Safety-valve nozzles and gauge-glass connections, especially the lower connections, should be examined for accumulations of sludge or debris. A flashlight should be used to visually inspect the nozzle or connection. If the inside cannot be observed directly, a small hand mirror may be used for indirect observation. Special forms of illuminating equipment, mirrors, and magnifying devices are very useful for this type of inspection. When the boiler contains more than one drum, usually only one of the drums will have safety valves on it.
Any manhole davits should be tested for freedom of movement and for excessive deformation. Manhole and handhole cover plates and nozzle seats should be examined for scoring in the manner described in preceding text for pipe flanges. Cover plates should be inspected for cracks.
Drum internals and connections to the drum should be inspected when the drum is inspected. Drum internals, including internal feed header, distribution piping, steam separators, dry pipes, blowdown piping, deflector plates, and baffle plates, should be inspected for tightness, soundness, and structural stability. The vigorous turbulence of the steam and water mixture present in the drum may vibrate such parts loose from their fasteners, attachments, or settings. When these parts are welded in place, it is not uncommon for the welds to crack from vibration. Welds or rivets attaching internals or connections to the drums should be inspected in the same manner as welds or rivets in the drum proper. Steam separators and baffles should be carefully inspected for tightness, corrosion, and deterioration, and associated welds should be checked for cracks. Any bypassing of the steam separator will permit carryover into the superheater, causing salt deposition, resultant overheating, and possible tube failure. Steam separators should be free from deposits that might impair their operation. Some boilers do not have steam separators and depend entirely on dry pipes for water separation.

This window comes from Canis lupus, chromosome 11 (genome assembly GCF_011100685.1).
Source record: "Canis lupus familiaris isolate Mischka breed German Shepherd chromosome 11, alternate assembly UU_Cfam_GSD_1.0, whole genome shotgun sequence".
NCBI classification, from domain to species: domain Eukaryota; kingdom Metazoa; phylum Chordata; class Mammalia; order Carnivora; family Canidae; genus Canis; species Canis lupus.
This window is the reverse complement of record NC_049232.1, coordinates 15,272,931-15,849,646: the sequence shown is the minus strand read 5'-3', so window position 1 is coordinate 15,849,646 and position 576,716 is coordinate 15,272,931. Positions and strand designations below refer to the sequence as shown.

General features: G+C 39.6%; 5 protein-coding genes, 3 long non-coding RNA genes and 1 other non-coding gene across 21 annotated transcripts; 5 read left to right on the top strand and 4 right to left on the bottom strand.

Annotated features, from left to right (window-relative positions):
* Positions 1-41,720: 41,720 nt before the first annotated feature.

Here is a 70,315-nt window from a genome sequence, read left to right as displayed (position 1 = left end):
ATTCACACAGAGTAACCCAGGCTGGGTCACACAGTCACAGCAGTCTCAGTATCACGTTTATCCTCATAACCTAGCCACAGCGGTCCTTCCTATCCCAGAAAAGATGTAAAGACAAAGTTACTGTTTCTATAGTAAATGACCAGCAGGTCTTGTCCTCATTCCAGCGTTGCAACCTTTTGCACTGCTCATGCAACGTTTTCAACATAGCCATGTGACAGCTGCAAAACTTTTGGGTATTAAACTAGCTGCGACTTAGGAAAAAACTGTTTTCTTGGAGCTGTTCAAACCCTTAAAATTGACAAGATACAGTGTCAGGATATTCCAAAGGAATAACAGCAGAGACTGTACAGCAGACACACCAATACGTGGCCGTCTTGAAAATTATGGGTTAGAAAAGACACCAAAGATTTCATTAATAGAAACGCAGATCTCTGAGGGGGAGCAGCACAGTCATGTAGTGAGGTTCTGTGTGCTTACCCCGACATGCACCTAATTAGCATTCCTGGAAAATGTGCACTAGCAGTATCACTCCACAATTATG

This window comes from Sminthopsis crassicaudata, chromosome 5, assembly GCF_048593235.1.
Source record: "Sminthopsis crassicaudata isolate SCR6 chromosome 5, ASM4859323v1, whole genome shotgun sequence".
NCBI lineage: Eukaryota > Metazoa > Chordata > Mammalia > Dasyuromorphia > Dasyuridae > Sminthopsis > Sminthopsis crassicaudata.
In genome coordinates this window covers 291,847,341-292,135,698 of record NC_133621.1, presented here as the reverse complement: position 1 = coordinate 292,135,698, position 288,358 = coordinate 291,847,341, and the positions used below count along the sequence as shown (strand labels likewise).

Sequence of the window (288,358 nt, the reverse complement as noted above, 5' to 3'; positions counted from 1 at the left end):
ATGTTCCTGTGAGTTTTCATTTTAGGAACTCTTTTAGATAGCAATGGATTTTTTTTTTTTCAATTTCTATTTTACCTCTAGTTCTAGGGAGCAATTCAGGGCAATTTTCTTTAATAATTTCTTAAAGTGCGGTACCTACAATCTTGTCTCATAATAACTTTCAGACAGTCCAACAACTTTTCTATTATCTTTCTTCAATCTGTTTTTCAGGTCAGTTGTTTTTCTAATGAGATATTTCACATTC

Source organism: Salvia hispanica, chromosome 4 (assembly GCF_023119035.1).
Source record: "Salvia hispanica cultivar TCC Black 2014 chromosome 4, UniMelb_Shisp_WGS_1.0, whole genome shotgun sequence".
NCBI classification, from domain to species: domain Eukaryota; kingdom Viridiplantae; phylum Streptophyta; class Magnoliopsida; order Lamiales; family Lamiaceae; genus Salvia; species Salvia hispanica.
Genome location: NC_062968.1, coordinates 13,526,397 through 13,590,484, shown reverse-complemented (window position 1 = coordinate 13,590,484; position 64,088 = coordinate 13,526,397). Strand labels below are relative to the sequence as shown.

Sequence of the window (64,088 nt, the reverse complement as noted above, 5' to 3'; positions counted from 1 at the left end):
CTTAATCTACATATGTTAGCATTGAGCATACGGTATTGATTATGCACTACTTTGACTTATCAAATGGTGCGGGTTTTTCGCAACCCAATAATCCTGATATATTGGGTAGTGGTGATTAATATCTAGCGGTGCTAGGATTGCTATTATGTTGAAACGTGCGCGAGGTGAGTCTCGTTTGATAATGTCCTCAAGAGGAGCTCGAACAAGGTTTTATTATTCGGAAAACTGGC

The holes in dry pipes should be free from any deposits that might restrict flow. Since dry pipe holes are in the top of the pipe near the top of the drum, it may be necessary to inspect the holes indirectly with a hand mirror. Any drain holes in the pipe should also be inspected for freedom from deposits and scale. Not all drums contain dry pipes.
Ultrasonic testing, laser profilometry testing, and hammer sounding are good methods of checking for tube wall loss caused by corrosion. Tube ligaments should be examined for cracks. If tubes are covered by baffle or deflector plates, a few of these plates should be removed to permit a spot check of the condition of the tubes behind them.
The methods described in API RP 572 are applicable to all drums forming any part of a steam boiler.